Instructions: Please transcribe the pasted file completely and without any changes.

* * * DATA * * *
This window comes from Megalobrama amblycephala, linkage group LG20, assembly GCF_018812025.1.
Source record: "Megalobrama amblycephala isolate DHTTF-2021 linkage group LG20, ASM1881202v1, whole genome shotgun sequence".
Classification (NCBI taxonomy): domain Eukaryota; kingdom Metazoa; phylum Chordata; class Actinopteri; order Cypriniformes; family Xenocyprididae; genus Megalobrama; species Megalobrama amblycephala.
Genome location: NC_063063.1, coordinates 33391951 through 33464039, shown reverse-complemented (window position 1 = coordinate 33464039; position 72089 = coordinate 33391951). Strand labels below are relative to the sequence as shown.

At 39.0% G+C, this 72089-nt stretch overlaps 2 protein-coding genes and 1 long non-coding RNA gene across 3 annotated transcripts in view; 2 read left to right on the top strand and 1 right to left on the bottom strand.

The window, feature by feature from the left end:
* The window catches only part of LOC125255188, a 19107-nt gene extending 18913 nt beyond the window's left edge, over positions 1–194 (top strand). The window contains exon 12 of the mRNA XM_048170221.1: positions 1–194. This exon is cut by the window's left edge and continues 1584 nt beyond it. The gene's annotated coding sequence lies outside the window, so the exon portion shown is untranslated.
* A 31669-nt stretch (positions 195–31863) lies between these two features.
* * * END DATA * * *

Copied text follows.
This window comes from Megalobrama amblycephala, linkage group LG20, assembly GCF_018812025.1.
Source record: "Megalobrama amblycephala isolate DHTTF-2021 linkage group LG20, ASM1881202v1, whole genome shotgun sequence".
Classification (NCBI taxonomy): domain Eukaryota; kingdom Metazoa; phylum Chordata; class Actinopteri; order Cypriniformes; family Xenocyprididae; genus Megalobrama; species Megalobrama amblycephala.
Genome location: NC_063063.1, coordinates 33391951 through 33464039, shown reverse-complemented (window position 1 = coordinate 33464039; position 72089 = coordinate 33391951). Strand labels below are relative to the sequence as shown.

At 39.0% G+C, this 72089-nt stretch overlaps 2 protein-coding genes and 1 long non-coding RNA gene across 3 annotated transcripts in view; 2 read left to right on the top strand and 1 right to left on the bottom strand.

The window, feature by feature from the left end:
* The window catches only part of LOC125255188, a 19107-nt gene extending 18913 nt beyond the window's left edge, over positions 1–194 (top strand). The window contains exon 12 of the mRNA XM_048170221.1: positions 1–194. This exon is cut by the window's left edge and continues 1584 nt beyond it. The gene's annotated coding sequence lies outside the window, so the exon portion shown is untranslated.
* A 31669-nt stretch (positions 195–31863) lies between these two features.